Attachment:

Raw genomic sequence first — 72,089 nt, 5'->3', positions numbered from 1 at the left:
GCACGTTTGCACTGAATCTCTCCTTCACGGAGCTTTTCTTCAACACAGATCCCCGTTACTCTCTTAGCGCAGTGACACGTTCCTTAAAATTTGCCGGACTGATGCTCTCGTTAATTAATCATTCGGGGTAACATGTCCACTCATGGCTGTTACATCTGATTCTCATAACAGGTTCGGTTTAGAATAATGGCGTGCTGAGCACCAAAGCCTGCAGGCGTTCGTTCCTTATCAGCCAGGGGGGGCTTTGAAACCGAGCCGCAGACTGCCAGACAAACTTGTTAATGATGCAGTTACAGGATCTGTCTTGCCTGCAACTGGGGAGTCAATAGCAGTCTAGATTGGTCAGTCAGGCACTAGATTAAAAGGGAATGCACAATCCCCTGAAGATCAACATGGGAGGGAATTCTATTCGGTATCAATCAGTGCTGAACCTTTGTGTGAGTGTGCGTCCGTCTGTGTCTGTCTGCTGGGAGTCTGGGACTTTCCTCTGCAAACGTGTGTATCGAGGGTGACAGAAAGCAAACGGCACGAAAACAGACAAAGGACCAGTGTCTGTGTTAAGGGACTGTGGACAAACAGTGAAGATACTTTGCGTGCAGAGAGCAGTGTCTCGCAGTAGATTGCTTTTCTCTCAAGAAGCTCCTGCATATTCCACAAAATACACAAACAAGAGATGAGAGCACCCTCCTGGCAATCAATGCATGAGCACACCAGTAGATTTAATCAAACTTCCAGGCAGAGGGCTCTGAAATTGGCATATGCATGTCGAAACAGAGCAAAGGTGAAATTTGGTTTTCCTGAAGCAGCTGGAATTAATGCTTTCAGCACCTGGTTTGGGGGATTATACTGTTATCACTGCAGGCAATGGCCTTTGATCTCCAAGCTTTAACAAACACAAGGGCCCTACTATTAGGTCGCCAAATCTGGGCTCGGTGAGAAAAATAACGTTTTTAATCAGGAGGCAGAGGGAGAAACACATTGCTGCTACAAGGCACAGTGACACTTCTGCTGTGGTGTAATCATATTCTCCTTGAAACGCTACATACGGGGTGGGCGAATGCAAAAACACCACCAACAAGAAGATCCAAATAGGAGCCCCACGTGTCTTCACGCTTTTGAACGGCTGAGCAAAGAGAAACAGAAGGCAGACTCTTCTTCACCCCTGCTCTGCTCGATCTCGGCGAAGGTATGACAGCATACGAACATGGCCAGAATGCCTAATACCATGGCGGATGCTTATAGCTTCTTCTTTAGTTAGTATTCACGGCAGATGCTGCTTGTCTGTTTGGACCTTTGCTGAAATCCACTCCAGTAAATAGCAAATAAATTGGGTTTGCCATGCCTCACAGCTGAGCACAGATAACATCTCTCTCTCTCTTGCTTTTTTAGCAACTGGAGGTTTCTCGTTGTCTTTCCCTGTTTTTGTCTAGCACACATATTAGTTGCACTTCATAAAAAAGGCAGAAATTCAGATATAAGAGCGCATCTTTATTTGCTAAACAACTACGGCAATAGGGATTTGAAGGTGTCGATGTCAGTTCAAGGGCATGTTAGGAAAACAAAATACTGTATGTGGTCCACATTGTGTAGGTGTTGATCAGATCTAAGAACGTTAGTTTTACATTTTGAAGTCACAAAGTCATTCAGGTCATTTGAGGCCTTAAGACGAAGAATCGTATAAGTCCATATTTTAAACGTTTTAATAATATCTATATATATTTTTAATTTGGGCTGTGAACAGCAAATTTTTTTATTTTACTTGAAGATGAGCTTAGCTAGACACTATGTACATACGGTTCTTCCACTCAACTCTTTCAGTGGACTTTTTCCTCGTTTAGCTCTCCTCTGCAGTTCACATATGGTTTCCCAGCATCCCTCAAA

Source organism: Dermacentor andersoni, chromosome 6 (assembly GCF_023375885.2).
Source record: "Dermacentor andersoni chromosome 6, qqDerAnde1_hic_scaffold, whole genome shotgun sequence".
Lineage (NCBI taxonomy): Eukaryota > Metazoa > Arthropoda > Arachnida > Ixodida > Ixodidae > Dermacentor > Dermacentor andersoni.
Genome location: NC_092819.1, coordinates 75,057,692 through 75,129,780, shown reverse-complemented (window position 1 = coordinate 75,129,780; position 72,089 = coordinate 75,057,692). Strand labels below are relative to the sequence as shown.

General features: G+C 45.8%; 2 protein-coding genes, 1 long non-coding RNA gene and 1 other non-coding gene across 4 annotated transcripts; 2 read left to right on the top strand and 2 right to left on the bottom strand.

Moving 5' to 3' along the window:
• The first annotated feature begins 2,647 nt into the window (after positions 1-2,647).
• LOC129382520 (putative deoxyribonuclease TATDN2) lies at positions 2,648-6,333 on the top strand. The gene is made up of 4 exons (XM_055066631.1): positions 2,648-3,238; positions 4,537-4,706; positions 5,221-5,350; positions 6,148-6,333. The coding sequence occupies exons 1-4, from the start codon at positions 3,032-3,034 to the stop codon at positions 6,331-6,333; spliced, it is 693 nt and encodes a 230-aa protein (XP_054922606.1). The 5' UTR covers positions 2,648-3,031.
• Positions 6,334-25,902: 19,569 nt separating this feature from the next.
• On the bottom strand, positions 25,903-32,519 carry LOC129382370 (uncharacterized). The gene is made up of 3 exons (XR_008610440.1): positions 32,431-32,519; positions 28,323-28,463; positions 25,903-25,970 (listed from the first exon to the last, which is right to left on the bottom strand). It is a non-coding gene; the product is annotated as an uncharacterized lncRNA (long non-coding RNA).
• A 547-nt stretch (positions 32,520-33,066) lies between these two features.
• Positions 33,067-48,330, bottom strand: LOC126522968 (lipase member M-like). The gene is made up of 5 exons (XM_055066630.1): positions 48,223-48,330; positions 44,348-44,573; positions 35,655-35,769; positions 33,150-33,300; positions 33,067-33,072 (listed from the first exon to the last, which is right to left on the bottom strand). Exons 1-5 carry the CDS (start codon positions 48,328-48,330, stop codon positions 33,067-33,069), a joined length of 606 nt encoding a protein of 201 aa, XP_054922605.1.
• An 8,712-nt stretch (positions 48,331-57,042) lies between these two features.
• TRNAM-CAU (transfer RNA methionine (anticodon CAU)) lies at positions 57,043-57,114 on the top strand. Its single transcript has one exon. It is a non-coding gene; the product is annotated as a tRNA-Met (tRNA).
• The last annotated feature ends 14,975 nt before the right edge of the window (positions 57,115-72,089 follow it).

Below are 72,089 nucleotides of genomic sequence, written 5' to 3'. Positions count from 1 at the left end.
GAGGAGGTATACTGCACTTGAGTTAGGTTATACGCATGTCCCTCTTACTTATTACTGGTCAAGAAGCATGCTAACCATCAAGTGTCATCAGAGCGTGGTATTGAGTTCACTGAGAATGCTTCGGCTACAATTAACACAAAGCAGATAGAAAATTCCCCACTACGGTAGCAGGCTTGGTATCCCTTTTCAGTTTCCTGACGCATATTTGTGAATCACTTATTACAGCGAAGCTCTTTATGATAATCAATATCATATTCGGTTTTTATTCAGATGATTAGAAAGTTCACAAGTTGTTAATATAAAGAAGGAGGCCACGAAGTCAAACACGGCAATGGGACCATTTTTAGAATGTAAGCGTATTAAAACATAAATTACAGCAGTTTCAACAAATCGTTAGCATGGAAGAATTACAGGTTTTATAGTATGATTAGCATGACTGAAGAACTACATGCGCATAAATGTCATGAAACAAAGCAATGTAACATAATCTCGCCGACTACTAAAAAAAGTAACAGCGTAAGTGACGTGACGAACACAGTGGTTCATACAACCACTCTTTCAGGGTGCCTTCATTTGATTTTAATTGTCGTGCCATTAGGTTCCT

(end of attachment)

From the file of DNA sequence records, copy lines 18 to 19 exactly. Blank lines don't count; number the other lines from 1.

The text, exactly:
Below are 72,089 nucleotides of genomic sequence, written 5' to 3'. Positions count from 1 at the left end.
GAGGAGGTATACTGCACTTGAGTTAGGTTATACGCATGTCCCTCTTACTTATTACTGGTCAAGAAGCATGCTAACCATCAAGTGTCATCAGAGCGTGGTATTGAGTTCACTGAGAATGCTTCGGCTACAATTAACACAAAGCAGATAGAAAATTCCCCACTACGGTAGCAGGCTTGGTATCCCTTTTCAGTTTCCTGACGCATATTTGTGAATCACTTATTACAGCGAAGCTCTTTATGATAATCAATATCATATTCGGTTTTTATTCAGATGATTAGAAAGTTCACAAGTTGTTAATATAAAGAAGGAGGCCACGAAGTCAAACACGGCAATGGGACCATTTTTAGAATGTAAGCGTATTAAAACATAAATTACAGCAGTTTCAACAAATCGTTAGCATGGAAGAATTACAGGTTTTATAGTATGATTAGCATGACTGAAGAACTACATGCGCATAAATGTCATGAAACAAAGCAATGTAACATAATCTCGCCGACTACTAAAAAAAGTAACAGCGTAAGTGACGTGACGAACACAGTGGTTCATACAACCACTCTTTCAGGGTGCCTTCATTTGATTTTAATTGTCGTGCCATTAGGTTCCT